But the help of one group, that has always been present, is glaringly absent this time around. The first contingent of first line responders has, historically, been the National Guard. They have sand bagged, rescued, policed, mopped up and been in the forefront of operations. Not this time, and it is all the more apparent that the home front, whose protection they exist for, is not being served. The Red Cross will be in Mississippi and Louisiana. The government will send in money, and the local authorities will do whatever it is they need to do, to maintain the peace and help with the clean up. Far away states will send groups of telephone and electric linemen to aid in the restoration of these vital services. But there will be no National Guard.

We all need to do whatever it takes to help the people of these two hardest hit states to recover from this devastation. Whether it is to donate through a local church, a food bank or clothing bank. We would expect the same for ourselves were we in the same position. What follows is a list of organizations one can contact in order to aid in the relief efforts.


Support one of the following, or search for other related charities.
American Red CrossProviding disaster services and relief.
America’s Second HarvestProviding food to victims.
Catholic Charities USAProviding relief and recovery assistance.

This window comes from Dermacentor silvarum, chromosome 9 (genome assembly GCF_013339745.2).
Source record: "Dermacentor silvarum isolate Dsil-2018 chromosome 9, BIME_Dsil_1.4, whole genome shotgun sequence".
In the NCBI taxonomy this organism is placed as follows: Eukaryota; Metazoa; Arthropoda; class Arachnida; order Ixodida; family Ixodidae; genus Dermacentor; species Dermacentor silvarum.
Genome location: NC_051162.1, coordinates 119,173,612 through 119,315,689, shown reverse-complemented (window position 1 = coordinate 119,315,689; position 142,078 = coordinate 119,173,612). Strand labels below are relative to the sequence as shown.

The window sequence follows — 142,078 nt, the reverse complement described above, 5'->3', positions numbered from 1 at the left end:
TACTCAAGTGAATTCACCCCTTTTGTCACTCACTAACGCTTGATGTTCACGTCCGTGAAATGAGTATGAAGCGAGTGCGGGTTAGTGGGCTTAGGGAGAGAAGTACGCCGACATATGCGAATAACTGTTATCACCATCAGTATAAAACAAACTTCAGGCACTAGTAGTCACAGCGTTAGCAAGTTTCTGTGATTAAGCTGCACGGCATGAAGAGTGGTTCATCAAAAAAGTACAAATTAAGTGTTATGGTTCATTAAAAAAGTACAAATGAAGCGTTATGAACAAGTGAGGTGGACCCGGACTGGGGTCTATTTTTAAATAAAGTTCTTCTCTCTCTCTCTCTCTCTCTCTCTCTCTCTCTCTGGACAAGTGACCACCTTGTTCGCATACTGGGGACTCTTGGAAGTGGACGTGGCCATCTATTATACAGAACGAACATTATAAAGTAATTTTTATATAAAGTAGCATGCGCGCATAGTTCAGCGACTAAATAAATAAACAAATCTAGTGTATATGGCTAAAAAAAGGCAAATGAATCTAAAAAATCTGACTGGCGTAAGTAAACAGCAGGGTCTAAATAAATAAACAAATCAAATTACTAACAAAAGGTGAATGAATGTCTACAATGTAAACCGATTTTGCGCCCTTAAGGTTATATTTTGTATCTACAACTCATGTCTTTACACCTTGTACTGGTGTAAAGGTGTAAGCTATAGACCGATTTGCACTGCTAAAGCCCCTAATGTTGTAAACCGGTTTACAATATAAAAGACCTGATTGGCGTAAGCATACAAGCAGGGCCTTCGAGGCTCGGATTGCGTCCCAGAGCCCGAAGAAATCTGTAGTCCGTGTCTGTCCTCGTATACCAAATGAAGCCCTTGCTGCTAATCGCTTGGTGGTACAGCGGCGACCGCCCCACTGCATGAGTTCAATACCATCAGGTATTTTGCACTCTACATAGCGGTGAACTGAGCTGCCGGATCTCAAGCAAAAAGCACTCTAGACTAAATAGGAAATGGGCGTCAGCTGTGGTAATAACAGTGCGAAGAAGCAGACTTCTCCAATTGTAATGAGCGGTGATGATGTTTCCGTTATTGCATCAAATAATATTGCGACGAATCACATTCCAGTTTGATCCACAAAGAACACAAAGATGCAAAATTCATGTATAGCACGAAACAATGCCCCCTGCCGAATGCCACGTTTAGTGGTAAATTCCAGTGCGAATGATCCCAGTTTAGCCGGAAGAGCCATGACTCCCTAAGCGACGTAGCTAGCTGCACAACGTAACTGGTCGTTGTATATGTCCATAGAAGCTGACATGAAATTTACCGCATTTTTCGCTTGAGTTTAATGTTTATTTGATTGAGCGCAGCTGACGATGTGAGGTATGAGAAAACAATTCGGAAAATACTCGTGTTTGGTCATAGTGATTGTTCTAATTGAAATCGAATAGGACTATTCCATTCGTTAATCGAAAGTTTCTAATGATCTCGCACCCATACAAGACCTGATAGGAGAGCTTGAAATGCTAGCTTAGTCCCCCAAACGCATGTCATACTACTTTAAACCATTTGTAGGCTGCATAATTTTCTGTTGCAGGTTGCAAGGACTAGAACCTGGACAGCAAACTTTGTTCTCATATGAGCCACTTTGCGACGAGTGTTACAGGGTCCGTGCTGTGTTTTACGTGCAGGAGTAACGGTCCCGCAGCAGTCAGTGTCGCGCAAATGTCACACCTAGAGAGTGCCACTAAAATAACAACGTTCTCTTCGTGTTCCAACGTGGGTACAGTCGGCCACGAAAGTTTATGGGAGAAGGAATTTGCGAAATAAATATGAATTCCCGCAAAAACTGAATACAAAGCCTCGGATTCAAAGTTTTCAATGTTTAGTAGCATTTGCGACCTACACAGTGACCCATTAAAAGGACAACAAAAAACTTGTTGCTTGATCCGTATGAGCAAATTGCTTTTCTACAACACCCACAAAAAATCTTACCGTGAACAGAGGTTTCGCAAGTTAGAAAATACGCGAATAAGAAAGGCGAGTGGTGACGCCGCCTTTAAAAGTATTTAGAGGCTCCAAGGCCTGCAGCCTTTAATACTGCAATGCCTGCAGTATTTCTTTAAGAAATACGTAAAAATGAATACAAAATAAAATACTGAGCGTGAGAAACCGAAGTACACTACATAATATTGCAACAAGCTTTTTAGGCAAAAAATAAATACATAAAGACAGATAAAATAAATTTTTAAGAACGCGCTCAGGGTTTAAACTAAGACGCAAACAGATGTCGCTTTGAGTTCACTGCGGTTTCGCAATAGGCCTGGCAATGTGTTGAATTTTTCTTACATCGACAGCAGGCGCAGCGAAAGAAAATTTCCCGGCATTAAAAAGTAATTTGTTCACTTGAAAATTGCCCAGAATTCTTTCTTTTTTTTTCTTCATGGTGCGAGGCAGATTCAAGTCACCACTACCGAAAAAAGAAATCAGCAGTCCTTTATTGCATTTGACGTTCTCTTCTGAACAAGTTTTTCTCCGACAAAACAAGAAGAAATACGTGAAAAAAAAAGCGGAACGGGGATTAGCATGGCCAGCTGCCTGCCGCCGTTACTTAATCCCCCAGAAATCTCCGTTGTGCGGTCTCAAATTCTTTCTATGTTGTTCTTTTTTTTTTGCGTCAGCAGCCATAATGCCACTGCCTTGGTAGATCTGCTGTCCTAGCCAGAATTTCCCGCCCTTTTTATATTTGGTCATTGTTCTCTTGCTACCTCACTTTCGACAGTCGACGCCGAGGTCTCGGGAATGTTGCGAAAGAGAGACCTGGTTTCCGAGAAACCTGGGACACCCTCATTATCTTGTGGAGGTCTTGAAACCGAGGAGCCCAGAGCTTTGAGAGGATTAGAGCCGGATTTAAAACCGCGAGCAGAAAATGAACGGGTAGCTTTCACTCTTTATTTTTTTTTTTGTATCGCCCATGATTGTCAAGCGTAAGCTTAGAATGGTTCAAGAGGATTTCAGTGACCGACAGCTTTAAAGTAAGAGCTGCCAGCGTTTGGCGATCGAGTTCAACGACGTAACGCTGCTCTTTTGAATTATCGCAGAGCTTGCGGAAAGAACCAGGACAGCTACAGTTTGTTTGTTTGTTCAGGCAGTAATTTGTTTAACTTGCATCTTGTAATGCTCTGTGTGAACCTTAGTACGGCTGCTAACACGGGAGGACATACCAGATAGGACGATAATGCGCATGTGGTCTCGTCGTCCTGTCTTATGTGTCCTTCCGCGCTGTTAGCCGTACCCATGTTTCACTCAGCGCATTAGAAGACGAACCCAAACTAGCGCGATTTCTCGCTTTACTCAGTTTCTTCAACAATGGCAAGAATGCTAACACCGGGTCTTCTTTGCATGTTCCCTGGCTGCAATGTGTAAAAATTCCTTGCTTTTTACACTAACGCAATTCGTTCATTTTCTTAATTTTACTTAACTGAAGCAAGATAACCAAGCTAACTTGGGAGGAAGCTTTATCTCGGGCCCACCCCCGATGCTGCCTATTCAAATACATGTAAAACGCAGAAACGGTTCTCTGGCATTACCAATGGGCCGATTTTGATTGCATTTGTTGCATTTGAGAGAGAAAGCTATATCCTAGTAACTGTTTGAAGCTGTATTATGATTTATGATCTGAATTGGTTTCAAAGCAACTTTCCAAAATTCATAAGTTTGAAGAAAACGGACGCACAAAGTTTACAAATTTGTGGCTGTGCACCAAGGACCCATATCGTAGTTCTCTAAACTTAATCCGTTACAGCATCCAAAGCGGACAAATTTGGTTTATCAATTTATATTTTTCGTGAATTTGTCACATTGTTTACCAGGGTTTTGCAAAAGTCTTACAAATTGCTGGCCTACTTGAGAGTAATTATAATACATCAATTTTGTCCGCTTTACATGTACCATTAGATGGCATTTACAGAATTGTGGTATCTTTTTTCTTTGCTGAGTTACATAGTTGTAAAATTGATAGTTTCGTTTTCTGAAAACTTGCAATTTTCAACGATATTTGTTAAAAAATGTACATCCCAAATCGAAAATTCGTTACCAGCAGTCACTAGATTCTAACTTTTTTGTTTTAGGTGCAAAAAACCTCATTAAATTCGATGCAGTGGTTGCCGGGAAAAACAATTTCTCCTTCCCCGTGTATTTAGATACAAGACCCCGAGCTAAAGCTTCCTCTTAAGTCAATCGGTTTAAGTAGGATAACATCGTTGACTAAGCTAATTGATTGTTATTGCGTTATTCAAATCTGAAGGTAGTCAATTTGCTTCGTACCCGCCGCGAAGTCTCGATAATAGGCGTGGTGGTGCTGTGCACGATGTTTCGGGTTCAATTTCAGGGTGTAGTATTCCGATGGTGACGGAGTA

Charity Hospital in New OrleansProviding medical care to residents of Louisiana.
Church World ServiceDeveloping long-term recovery plans to assist with recovery.
Convoy of HopeProviding disaster relief and building supply lines.
Episcopal Relief & DevelopmentMobilizing to support residents affected by this disaster.
Heart of Florida United WayAssisting with hurricane recovery efforts in Florida.
Hearts with HandsActivating response teams to assist in the Gulf Coast and locally.
Humane Society of the U.S.Rescuing animals and assisting their caregivers in the disaster areas.
Lutheran Disaster ResponseProviding emergency relief and recovery supplies.
Mennonite Disaster ServiceProviding relief to victims.
New Orleans Area Habitat for HumanityAssisting victims of hurricane Katrina.
Noah's WishHelping to keep animals alive in face of the storm devastation.
Operation BlessingTransporting food, water, cleaning kits, and other emergency supplies.
PETsMART CharitiesProviding relief for the animals impacted by hurricanes.
Salvation ArmyLocal, regional, and national disaster relief programs.
Samaritan's PurseHelping victims of natural disasters.
United Methodist Committee on ReliefProviding relief to victims.
United Way for the Greater New Orleans AreaHelping victims of hurricanes locally.
United Way of Miami-DadeHelping victims of hurricanes locally.
Learn MoreLearn how to stay safe. Visit the sites below for tips and resources. American Red Cross
For shelter information in Louisiana, please call 1-800-469-4828.
Find Shelters
Hurricane Safety
Charity NavigatorTips on giving to charity during this crisis.
Federal Emergency Management Agency (FEMA)Download a family disaster planning kit
FOR KIDS: FEMA for KidsHurricanes
FOR KIDS: Disaster PreparednessDownload a preparedness coloring book from FEMA
National Weather ServiceSevere weather awareness
National Oceanic & Atmospheric Administration (NOAA)Hurricanes
NOLA.comWeblog
State AdvisoryLouisiana